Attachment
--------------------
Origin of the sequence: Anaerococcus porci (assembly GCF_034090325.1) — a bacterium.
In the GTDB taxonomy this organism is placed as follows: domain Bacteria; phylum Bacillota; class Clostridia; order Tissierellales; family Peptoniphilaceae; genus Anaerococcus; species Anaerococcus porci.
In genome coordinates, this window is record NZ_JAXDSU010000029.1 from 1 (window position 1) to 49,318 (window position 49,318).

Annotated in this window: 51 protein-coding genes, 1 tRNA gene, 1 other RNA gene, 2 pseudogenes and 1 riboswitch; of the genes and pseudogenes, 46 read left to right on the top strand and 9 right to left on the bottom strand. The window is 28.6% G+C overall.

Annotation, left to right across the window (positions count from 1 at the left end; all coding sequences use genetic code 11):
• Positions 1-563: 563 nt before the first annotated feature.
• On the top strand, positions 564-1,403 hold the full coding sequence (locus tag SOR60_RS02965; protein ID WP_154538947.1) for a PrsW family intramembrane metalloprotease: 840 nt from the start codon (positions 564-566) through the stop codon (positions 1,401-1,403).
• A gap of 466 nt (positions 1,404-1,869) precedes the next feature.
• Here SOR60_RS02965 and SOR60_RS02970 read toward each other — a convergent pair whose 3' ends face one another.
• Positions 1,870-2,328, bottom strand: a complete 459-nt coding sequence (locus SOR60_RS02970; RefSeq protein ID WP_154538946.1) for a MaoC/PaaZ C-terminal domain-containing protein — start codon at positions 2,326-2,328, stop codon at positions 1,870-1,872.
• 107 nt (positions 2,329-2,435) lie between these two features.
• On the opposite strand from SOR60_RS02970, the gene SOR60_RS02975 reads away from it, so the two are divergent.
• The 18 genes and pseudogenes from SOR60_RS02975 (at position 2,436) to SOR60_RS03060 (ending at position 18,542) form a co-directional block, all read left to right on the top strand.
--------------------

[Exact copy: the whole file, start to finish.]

Origin of the sequence: Anaerococcus porci (assembly GCF_034090325.1) — a bacterium.
In the GTDB taxonomy this organism is placed as follows: domain Bacteria; phylum Bacillota; class Clostridia; order Tissierellales; family Peptoniphilaceae; genus Anaerococcus; species Anaerococcus porci.
In genome coordinates, this window is record NZ_JAXDSU010000029.1 from 1 (window position 1) to 49,318 (window position 49,318).

Annotated in this window: 51 protein-coding genes, 1 tRNA gene, 1 other RNA gene, 2 pseudogenes and 1 riboswitch; of the genes and pseudogenes, 46 read left to right on the top strand and 9 right to left on the bottom strand. The window is 28.6% G+C overall.

Annotation, left to right across the window (positions count from 1 at the left end; all coding sequences use genetic code 11):
• Positions 1-563: 563 nt before the first annotated feature.
• On the top strand, positions 564-1,403 hold the full coding sequence (locus tag SOR60_RS02965; protein ID WP_154538947.1) for a PrsW family intramembrane metalloprotease: 840 nt from the start codon (positions 564-566) through the stop codon (positions 1,401-1,403).
• A gap of 466 nt (positions 1,404-1,869) precedes the next feature.
• Here SOR60_RS02965 and SOR60_RS02970 read toward each other — a convergent pair whose 3' ends face one another.
• Positions 1,870-2,328, bottom strand: a complete 459-nt coding sequence (locus SOR60_RS02970; RefSeq protein ID WP_154538946.1) for a MaoC/PaaZ C-terminal domain-containing protein — start codon at positions 2,326-2,328, stop codon at positions 1,870-1,872.
• 107 nt (positions 2,329-2,435) lie between these two features.
• On the opposite strand from SOR60_RS02970, the gene SOR60_RS02975 reads away from it, so the two are divergent.
• The 18 genes and pseudogenes from SOR60_RS02975 (at position 2,436) to SOR60_RS03060 (ending at position 18,542) form a co-directional block, all read left to right on the top strand.